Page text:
Jesus drank the “cup of God’s wrath” for me

I’ve spent many posts on this blog defending penal substitution, not because I think it’s the only biblical way of understanding God’s atoning work on the cross, but because penal substitution is the point at which the rubber meets the road for me. I need to know that on the cross God accomplished something objective to deal with my sins—my ugly, wrath-deserving sins—and it has nothing to do with my (feeble) subjective response.

By all means, Christ won a victory over sin, Satan, and death and demonstrated the love of God to the fullest extent possible, but where does that leave me and my guilt? I need to know that he paid for my sins in full.

Trevin Wax has a nice reflection on N.T. Wright’s affirmation of penal substitution. Wright often gets criticized in more Reformed corners of the evangelical world for refusing to justify Reformation-era doctrines on anything other than biblical grounds as construed by him rather than Calvin, Zwingli, or Luther. Wright will often say something like, “Of course they’re right, but there’s so much more to it than that!”

As Wax points out, Wright does the same with penal substitution.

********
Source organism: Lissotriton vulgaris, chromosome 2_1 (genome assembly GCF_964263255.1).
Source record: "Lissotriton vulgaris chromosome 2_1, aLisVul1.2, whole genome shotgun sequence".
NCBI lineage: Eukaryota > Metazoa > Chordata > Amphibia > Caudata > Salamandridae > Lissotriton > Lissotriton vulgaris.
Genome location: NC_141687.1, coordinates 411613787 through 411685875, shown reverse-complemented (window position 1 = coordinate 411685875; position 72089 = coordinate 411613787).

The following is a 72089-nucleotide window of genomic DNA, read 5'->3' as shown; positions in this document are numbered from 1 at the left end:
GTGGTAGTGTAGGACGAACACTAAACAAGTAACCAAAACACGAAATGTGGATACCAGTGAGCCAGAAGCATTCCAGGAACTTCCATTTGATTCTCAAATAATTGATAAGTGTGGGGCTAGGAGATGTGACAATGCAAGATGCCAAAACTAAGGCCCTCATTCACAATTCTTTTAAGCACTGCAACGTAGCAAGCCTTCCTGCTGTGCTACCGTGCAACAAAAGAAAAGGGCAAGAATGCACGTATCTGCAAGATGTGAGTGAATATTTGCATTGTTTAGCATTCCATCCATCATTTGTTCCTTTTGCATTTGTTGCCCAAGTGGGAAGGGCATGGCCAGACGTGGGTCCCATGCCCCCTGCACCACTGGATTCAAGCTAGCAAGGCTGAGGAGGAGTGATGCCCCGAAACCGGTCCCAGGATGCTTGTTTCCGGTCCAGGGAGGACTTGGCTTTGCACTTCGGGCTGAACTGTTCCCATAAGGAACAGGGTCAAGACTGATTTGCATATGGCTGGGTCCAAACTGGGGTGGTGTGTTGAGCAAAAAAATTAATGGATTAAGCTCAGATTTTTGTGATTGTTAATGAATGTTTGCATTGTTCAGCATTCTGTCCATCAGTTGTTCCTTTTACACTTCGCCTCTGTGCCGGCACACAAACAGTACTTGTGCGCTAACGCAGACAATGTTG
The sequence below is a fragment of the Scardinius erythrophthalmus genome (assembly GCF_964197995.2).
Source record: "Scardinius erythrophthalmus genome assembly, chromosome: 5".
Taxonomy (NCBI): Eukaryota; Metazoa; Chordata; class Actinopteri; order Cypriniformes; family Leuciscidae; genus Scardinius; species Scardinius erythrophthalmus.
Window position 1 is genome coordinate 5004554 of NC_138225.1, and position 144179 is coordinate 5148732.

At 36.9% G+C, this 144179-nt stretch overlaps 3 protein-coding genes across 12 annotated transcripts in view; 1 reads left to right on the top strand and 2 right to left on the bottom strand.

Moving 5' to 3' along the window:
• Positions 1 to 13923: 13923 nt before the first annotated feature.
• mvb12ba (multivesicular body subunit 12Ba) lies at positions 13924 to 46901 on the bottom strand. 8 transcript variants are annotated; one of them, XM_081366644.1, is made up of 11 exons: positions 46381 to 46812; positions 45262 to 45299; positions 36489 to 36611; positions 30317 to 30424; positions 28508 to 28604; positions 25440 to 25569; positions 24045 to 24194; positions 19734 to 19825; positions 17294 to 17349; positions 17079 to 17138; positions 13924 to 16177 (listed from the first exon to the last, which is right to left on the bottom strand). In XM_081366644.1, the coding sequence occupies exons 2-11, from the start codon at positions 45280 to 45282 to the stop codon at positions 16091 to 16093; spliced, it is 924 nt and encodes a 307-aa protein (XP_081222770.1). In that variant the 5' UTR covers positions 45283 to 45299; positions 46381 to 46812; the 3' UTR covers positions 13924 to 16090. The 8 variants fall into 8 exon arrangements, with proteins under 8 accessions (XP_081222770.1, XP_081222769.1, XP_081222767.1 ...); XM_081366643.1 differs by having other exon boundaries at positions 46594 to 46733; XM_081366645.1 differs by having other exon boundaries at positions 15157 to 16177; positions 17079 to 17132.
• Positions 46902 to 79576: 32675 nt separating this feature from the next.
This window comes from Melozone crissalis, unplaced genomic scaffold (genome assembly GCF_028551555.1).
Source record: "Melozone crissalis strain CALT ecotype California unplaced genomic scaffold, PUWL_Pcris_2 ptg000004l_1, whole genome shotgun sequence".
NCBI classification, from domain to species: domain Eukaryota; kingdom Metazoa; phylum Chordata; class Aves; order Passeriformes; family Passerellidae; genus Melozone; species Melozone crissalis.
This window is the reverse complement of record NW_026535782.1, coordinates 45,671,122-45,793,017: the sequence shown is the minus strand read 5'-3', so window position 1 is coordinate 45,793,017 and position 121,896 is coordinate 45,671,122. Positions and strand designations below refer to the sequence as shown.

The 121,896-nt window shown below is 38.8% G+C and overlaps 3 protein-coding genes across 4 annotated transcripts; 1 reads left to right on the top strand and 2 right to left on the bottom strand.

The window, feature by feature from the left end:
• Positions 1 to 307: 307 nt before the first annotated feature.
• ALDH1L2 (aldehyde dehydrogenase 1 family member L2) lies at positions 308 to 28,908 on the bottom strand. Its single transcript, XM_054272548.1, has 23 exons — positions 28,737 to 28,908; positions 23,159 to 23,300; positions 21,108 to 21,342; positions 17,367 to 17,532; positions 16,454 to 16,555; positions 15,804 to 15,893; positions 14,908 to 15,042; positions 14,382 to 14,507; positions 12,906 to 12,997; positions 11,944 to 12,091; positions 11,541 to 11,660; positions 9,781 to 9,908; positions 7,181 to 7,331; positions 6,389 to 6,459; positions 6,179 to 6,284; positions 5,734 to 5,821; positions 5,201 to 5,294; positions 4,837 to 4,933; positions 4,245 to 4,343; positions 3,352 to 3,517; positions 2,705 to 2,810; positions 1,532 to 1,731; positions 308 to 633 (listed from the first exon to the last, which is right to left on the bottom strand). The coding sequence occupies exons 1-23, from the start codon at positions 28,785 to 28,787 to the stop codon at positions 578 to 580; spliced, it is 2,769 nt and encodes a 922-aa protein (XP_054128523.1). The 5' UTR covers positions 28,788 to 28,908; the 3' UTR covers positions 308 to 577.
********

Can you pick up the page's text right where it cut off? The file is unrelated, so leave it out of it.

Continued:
One insight I hadn’t considered before is that Jesus’ prayer in Gethsemane also speaks to penal substitution:

When speaking of “the wrath of God” on Jesus at the cross, Wright turns to the Gethsemane narrative, and specifically Jesus’ use of the “cup” terminology from the Old Testament. Since, in the prophetic writings, the “cup” refers to God’s wrath, Wright believes it is historically sound to affirm that Jesus was referring to God’s wrath when He willingly faced the cross, in order to drink of the cup. Nowhere does Wright articulate the idea of the “cup” more powerfully than in his Matthew commentary:

“The Old Testament prophets speak darkly about the ‘cup of YHWH’s wrath.’ These passages talk of what happens when the one God, grieving over the awful wickedness of the world, steps in at last to give the violent and bloodthirsty, the arrogant and oppressors, the reward for their ways and deeds. It’s as though God’s holy anger against such people is turned into wine: dark, sour wine which will make them drunk and helpless. They will be forced to “drink the cup,” to drain to the dregs the wrath of the God who loves and vindicates the weak and helpless. The shock of this passage… is that Jesus speaks of drinking this cup himself.”

Notice how Wright maintains the “cup of wrath” in historical context. This is the way he avoids the picture of God as a tyrant taking out His vengeance on His Son for others’ mistakes. Wright sees the wrath of God in historical events. “Jesus takes the wrath of Rome (which is…the historical embodiment of the wrath of God) upon himself…” In fact, God has set Jesus forth as a hilasterion (propitiation).

It is because Jesus took upon Himself the wrath of God in order to shield His people that He uttered His cry of God-forsakenness on the cross. In that moment in which Jesus was most fully embodying God’s love, He found Himself cut off and separated from that love. Furthermore, Jesus’ taking upon Himself the wrath of God against sin (through the Roman crucifixion) frees us from sin and guilt.